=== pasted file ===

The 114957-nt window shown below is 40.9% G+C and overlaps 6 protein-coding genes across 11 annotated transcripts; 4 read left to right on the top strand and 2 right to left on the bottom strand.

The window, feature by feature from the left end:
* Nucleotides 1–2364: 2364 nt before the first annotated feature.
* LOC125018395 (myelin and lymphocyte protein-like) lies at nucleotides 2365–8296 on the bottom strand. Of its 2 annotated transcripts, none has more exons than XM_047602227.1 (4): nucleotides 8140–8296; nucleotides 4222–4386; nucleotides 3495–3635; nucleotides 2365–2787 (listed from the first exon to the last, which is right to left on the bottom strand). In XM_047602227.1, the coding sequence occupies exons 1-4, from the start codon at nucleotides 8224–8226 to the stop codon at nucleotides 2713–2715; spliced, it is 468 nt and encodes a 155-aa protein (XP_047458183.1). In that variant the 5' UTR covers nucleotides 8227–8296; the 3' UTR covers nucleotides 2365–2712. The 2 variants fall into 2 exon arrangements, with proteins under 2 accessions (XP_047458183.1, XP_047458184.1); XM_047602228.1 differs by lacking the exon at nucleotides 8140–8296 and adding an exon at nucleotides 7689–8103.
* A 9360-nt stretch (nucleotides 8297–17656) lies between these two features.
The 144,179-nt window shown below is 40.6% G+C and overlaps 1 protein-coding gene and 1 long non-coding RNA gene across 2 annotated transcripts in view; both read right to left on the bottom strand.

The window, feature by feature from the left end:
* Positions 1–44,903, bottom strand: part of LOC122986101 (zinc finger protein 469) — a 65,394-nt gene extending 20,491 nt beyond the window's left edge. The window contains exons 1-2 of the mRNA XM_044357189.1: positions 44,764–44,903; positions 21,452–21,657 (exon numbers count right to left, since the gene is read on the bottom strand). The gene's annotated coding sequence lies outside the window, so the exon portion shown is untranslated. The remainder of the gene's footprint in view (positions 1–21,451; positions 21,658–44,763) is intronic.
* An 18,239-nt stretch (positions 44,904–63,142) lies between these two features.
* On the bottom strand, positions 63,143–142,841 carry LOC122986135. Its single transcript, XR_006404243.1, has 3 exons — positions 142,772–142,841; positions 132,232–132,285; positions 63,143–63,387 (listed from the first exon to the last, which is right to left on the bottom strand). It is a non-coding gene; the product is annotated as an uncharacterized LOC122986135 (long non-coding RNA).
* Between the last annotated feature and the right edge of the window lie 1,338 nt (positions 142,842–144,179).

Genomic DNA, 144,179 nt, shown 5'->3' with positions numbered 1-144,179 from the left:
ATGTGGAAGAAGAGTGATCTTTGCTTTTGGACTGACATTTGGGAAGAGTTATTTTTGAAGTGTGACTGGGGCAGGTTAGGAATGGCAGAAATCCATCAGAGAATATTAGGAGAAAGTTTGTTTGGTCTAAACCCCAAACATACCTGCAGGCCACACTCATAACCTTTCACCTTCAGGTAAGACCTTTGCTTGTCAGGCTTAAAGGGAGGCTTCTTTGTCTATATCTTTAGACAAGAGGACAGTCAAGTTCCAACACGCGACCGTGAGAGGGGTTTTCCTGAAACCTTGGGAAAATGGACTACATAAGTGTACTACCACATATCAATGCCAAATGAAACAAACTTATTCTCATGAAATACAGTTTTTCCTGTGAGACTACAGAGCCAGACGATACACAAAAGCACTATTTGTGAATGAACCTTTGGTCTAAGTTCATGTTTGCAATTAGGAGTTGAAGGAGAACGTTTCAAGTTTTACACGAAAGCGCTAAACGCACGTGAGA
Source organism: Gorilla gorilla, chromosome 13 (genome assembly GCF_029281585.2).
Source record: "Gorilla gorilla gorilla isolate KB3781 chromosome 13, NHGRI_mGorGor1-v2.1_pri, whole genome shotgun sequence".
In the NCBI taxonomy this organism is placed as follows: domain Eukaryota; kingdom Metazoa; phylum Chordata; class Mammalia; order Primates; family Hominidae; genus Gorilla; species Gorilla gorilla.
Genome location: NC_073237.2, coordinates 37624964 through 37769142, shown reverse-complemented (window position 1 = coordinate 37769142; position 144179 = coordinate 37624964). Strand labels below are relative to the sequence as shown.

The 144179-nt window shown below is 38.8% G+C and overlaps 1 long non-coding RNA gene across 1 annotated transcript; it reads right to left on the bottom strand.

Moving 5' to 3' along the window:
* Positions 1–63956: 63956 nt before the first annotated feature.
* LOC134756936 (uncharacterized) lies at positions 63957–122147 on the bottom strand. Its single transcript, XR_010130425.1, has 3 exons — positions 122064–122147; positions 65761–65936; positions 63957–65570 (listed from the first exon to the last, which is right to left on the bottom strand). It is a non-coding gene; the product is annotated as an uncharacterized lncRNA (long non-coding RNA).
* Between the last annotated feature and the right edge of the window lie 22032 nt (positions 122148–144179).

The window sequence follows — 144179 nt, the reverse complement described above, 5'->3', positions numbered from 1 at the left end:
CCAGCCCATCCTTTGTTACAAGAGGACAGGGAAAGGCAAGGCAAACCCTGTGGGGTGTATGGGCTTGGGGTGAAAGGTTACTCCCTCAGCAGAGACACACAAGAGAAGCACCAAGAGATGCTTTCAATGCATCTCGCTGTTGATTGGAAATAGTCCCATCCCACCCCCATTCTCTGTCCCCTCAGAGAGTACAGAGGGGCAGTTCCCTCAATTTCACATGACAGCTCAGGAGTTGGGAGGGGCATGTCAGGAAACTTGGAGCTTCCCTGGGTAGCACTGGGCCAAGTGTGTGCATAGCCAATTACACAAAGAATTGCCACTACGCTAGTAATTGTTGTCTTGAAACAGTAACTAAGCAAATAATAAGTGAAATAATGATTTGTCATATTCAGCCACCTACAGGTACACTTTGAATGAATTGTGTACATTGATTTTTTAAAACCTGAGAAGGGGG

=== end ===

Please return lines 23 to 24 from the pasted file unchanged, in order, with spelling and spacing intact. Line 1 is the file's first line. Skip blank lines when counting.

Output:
The window sequence follows — 144179 nt, the reverse complement described above, 5'->3', positions numbered from 1 at the left end:
CCAGCCCATCCTTTGTTACAAGAGGACAGGGAAAGGCAAGGCAAACCCTGTGGGGTGTATGGGCTTGGGGTGAAAGGTTACTCCCTCAGCAGAGACACACAAGAGAAGCACCAAGAGATGCTTTCAATGCATCTCGCTGTTGATTGGAAATAGTCCCATCCCACCCCCATTCTCTGTCCCCTCAGAGAGTACAGAGGGGCAGTTCCCTCAATTTCACATGACAGCTCAGGAGTTGGGAGGGGCATGTCAGGAAACTTGGAGCTTCCCTGGGTAGCACTGGGCCAAGTGTGTGCATAGCCAATTACACAAAGAATTGCCACTACGCTAGTAATTGTTGTCTTGAAACAGTAACTAAGCAAATAATAAGTGAAATAATGATTTGTCATATTCAGCCACCTACAGGTACACTTTGAATGAATTGTGTACATTGATTTTTTAAAACCTGAGAAGGGGG